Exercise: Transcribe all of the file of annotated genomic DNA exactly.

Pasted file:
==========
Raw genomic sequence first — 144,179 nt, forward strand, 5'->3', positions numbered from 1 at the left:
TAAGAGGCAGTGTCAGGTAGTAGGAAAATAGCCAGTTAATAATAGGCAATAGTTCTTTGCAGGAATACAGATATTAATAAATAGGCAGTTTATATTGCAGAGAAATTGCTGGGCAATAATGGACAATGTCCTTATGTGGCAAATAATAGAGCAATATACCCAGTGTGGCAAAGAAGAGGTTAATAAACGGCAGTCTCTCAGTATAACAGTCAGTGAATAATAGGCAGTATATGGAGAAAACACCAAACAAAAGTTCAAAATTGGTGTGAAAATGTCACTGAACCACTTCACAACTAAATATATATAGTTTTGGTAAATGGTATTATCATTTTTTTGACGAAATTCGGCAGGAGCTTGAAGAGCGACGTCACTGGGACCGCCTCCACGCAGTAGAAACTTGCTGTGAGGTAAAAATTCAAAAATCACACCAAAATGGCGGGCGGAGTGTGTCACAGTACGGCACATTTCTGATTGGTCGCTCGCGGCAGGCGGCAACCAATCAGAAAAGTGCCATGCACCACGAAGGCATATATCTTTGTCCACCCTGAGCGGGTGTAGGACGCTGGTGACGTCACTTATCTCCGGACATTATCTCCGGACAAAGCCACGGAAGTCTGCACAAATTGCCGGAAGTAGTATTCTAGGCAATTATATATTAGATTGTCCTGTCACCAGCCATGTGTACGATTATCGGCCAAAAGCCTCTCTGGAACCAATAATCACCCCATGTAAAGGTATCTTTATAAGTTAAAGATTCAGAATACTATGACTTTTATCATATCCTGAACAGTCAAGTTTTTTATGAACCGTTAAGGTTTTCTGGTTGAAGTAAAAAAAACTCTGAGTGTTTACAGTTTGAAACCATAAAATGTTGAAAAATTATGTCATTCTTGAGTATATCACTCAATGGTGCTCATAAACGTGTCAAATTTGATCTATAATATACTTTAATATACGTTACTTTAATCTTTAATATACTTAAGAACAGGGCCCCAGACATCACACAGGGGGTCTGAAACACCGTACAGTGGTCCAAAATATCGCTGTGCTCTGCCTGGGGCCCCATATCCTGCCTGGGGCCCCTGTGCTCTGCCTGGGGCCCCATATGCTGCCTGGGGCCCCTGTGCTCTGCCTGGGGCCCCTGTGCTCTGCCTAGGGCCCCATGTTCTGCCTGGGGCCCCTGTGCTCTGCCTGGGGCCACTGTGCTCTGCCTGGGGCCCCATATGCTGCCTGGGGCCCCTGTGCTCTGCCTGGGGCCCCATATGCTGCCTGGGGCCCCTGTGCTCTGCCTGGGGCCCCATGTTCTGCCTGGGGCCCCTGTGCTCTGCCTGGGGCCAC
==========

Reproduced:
Raw genomic sequence first — 144,179 nt, forward strand, 5'->3', positions numbered from 1 at the left:
TAAGAGGCAGTGTCAGGTAGTAGGAAAATAGCCAGTTAATAATAGGCAATAGTTCTTTGCAGGAATACAGATATTAATAAATAGGCAGTTTATATTGCAGAGAAATTGCTGGGCAATAATGGACAATGTCCTTATGTGGCAAATAATAGAGCAATATACCCAGTGTGGCAAAGAAGAGGTTAATAAACGGCAGTCTCTCAGTATAACAGTCAGTGAATAATAGGCAGTATATGGAGAAAACACCAAACAAAAGTTCAAAATTGGTGTGAAAATGTCACTGAACCACTTCACAACTAAATATATATAGTTTTGGTAAATGGTATTATCATTTTTTTGACGAAATTCGGCAGGAGCTTGAAGAGCGACGTCACTGGGACCGCCTCCACGCAGTAGAAACTTGCTGTGAGGTAAAAATTCAAAAATCACACCAAAATGGCGGGCGGAGTGTGTCACAGTACGGCACATTTCTGATTGGTCGCTCGCGGCAGGCGGCAACCAATCAGAAAAGTGCCATGCACCACGAAGGCATATATCTTTGTCCACCCTGAGCGGGTGTAGGACGCTGGTGACGTCACTTATCTCCGGACATTATCTCCGGACAAAGCCACGGAAGTCTGCACAAATTGCCGGAAGTAGTATTCTAGGCAATTATATATTAGATTGTCCTGTCACCAGCCATGTGTACGATTATCGGCCAAAAGCCTCTCTGGAACCAATAATCACCCCATGTAAAGGTATCTTTATAAGTTAAAGATTCAGAATACTATGACTTTTATCATATCCTGAACAGTCAAGTTTTTTATGAACCGTTAAGGTTTTCTGGTTGAAGTAAAAAAAACTCTGAGTGTTTACAGTTTGAAACCATAAAATGTTGAAAAATTATGTCATTCTTGAGTATATCACTCAATGGTGCTCATAAACGTGTCAAATTTGATCTATAATATACTTTAATATACGTTACTTTAATCTTTAATATACTTAAGAACAGGGCCCCAGACATCACACAGGGGGTCTGAAACACCGTACAGTGGTCCAAAATATCGCTGTGCTCTGCCTGGGGCCCCATATCCTGCCTGGGGCCCCTGTGCTCTGCCTGGGGCCCCATATGCTGCCTGGGGCCCCTGTGCTCTGCCTGGGGCCCCTGTGCTCTGCCTAGGGCCCCATGTTCTGCCTGGGGCCCCTGTGCTCTGCCTGGGGCCACTGTGCTCTGCCTGGGGCCCCATATGCTGCCTGGGGCCCCTGTGCTCTGCCTGGGGCCCCATATGCTGCCTGGGGCCCCTGTGCTCTGCCTGGGGCCCCATGTTCTGCCTGGGGCCCCTGTGCTCTGCCTGGGGCCAC